A new guide promises to help SMBs detect the cowboys in a cloud services market that can still resemble the Wild West.
The white paper, from best practice body the Cloud Industry Forum (CIF), covers a range of issues including contracting, liability, data location and ownership, SLAs, insurance and acceptable use policies. It also includes practical legal advice provided by DMH Stallard.
CIF, whose 30 or so members must comply with a code of conduct, claims there is a lack of common standards in cloud services contracts.
Conor Ward, a partner at law firm Hogan Lovells – who chairs the Cloud Industry Legal Forum (CILF) – told ChannelWeb that the issues SMBs face when procuring cloud services are often legal or contractual.
"A lot of SMEs that would greatly benefit from cloud cannot afford the cost of going to a specialist lawyer and quite often when they are acquiring cloud services it is a click-through licence," he said.
"We hope this at least gets financial or purchasing directors at small to mid-sized firms thinking about the issues or at the very least looking at the contracts, instead of clicking ‘I accept'."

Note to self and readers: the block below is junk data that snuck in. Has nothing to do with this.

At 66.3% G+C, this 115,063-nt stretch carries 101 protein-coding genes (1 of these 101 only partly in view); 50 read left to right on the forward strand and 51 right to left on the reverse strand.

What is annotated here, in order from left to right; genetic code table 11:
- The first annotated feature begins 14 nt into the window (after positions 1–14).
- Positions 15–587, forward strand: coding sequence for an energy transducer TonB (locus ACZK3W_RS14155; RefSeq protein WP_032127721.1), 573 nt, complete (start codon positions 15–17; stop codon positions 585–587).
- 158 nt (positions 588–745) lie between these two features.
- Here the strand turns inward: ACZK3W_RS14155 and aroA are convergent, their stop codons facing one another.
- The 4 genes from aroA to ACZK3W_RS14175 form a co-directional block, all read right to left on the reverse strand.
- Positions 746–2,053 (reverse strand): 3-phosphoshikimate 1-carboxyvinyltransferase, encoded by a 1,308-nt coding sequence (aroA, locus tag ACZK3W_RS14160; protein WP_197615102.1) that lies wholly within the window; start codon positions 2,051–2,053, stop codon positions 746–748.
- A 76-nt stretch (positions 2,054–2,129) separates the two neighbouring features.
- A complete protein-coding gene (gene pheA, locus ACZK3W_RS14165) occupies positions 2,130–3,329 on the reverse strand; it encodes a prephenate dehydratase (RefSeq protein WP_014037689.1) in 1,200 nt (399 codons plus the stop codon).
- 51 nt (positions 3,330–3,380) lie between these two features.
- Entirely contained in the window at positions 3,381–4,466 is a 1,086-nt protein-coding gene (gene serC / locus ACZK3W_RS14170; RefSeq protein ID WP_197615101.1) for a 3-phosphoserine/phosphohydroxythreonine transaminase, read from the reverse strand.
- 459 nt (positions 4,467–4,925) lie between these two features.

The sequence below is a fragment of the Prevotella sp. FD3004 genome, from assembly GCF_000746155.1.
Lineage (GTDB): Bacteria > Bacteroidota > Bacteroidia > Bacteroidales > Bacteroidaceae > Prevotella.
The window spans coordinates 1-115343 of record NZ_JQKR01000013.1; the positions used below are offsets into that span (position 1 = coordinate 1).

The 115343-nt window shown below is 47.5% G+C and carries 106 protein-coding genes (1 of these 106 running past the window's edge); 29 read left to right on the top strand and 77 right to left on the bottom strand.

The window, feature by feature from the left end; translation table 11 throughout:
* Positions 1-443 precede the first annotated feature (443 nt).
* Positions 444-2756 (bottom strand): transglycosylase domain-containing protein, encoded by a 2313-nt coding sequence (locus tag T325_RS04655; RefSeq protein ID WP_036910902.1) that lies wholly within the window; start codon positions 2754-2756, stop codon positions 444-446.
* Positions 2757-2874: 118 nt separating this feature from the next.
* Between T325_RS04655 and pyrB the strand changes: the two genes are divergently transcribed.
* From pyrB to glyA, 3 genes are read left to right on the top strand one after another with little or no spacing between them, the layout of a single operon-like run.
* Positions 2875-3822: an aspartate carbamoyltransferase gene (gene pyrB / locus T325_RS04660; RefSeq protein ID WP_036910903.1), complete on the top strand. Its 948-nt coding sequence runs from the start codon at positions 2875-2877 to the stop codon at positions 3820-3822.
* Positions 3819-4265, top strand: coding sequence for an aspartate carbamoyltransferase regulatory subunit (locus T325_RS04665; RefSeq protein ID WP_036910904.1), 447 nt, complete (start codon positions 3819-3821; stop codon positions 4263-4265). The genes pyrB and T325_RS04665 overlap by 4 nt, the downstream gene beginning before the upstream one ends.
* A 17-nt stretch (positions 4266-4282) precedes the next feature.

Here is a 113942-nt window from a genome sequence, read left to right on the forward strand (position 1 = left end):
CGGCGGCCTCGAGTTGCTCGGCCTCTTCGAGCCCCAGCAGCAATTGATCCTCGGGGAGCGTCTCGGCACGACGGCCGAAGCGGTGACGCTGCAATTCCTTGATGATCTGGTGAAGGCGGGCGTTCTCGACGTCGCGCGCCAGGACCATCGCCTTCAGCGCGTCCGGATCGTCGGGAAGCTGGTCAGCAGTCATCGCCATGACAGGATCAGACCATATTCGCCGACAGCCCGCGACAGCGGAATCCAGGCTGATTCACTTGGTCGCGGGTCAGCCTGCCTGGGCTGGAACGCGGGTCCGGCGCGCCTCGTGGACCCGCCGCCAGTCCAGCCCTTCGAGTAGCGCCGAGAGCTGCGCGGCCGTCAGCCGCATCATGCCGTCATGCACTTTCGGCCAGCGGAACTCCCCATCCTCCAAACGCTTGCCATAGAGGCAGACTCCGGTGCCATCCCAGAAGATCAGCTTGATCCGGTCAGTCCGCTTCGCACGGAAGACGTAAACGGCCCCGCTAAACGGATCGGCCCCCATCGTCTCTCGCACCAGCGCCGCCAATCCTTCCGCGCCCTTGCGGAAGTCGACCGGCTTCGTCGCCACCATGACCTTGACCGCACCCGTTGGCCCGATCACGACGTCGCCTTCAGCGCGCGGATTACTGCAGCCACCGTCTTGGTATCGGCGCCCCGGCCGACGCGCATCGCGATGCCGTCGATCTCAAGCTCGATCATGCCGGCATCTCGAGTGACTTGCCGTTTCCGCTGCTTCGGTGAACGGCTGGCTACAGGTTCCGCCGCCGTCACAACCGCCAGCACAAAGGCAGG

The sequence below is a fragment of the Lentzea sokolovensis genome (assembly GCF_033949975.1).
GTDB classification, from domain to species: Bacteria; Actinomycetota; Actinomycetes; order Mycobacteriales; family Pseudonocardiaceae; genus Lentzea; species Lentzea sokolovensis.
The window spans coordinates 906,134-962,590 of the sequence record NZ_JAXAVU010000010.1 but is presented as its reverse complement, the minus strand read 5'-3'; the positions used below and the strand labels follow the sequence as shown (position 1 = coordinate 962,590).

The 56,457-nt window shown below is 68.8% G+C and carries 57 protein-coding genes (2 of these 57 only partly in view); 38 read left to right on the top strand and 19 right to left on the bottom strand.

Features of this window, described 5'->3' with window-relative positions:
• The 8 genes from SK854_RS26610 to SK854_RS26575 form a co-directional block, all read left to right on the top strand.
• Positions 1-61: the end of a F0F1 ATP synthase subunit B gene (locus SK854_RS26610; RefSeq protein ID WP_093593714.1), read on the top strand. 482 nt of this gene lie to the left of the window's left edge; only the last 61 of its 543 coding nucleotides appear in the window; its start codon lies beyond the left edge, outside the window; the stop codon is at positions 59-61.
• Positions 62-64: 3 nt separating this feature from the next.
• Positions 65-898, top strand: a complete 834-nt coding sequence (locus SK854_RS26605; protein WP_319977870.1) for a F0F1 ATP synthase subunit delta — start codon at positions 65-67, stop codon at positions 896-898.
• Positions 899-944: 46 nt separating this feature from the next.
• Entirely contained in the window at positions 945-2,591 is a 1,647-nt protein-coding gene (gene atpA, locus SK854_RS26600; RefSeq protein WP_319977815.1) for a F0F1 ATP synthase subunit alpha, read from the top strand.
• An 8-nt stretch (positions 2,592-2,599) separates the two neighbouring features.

The issue of liability is often the biggest bone of contention, said Ward.
"It is not unusual for a cloud service provider to say they take no responsibility at all if data is destroyed or lost," he added.
Ward said this is fine if the end user has agreed to it and taken steps to back up their data, but CIF's research suggested 37 per cent have no idea of where the liability lies.
Meanwhile, some 43 per cent of those questioned said they did not have a plan in place to migrate to another provider if the service is interrupted or terminated. Just 43 per cent had insurance in place in the event of a disaster.
Andy Burton, chief executive of CIF member Fasthosts and CIF chairman, said in a statement: "As with all new markets, there are entrants who are credible, well intentioned, capable and professional, and there are also unfortunately those who are looking to make a quick profit and whose public claims will not pass the test of scrutiny."
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